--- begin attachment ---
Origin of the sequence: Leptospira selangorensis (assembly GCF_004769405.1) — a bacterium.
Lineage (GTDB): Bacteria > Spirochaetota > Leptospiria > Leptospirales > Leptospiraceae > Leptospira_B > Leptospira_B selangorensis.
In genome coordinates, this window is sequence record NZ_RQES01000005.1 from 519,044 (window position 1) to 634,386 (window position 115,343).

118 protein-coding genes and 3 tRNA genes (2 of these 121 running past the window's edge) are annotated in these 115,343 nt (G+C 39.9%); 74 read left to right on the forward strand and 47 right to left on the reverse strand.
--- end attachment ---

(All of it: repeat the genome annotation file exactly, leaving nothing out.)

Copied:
Origin of the sequence: Leptospira selangorensis (assembly GCF_004769405.1) — a bacterium.
Lineage (GTDB): Bacteria > Spirochaetota > Leptospiria > Leptospirales > Leptospiraceae > Leptospira_B > Leptospira_B selangorensis.
In genome coordinates, this window is sequence record NZ_RQES01000005.1 from 519,044 (window position 1) to 634,386 (window position 115,343).

118 protein-coding genes and 3 tRNA genes (2 of these 121 running past the window's edge) are annotated in these 115,343 nt (G+C 39.9%); 74 read left to right on the forward strand and 47 right to left on the reverse strand.